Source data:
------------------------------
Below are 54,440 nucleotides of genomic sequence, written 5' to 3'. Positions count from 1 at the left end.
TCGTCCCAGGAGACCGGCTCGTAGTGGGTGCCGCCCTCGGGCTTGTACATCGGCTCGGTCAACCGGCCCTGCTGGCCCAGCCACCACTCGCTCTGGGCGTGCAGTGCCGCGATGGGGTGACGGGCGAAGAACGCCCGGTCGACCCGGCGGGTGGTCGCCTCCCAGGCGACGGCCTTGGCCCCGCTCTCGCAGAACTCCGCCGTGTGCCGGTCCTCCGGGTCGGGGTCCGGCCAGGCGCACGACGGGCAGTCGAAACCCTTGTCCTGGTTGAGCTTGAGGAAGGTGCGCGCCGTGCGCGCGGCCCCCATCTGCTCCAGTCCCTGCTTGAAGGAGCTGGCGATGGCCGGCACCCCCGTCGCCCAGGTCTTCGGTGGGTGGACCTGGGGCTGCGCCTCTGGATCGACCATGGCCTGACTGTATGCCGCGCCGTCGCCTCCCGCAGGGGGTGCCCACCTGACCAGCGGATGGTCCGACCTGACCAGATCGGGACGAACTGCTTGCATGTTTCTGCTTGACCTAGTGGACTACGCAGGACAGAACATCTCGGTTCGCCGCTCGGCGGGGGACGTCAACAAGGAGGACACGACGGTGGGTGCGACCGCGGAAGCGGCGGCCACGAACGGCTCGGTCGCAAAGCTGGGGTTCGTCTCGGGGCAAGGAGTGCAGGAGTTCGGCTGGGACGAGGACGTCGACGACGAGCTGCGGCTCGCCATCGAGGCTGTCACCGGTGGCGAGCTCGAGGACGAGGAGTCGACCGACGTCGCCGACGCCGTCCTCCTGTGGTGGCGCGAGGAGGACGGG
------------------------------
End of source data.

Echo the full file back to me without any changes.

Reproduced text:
Below are 54,440 nucleotides of genomic sequence, written 5' to 3'. Positions count from 1 at the left end.
TCGTCCCAGGAGACCGGCTCGTAGTGGGTGCCGCCCTCGGGCTTGTACATCGGCTCGGTCAACCGGCCCTGCTGGCCCAGCCACCACTCGCTCTGGGCGTGCAGTGCCGCGATGGGGTGACGGGCGAAGAACGCCCGGTCGACCCGGCGGGTGGTCGCCTCCCAGGCGACGGCCTTGGCCCCGCTCTCGCAGAACTCCGCCGTGTGCCGGTCCTCCGGGTCGGGGTCCGGCCAGGCGCACGACGGGCAGTCGAAACCCTTGTCCTGGTTGAGCTTGAGGAAGGTGCGCGCCGTGCGCGCGGCCCCCATCTGCTCCAGTCCCTGCTTGAAGGAGCTGGCGATGGCCGGCACCCCCGTCGCCCAGGTCTTCGGTGGGTGGACCTGGGGCTGCGCCTCTGGATCGACCATGGCCTGACTGTATGCCGCGCCGTCGCCTCCCGCAGGGGGTGCCCACCTGACCAGCGGATGGTCCGACCTGACCAGATCGGGACGAACTGCTTGCATGTTTCTGCTTGACCTAGTGGACTACGCAGGACAGAACATCTCGGTTCGCCGCTCGGCGGGGGACGTCAACAAGGAGGACACGACGGTGGGTGCGACCGCGGAAGCGGCGGCCACGAACGGCTCGGTCGCAAAGCTGGGGTTCGTCTCGGGGCAAGGAGTGCAGGAGTTCGGCTGGGACGAGGACGTCGACGACGAGCTGCGGCTCGCCATCGAGGCTGTCACCGGTGGCGAGCTCGAGGACGAGGAGTCGACCGACGTCGCCGACGCCGTCCTCCTGTGGTGGCGCGAGGAGGACGGG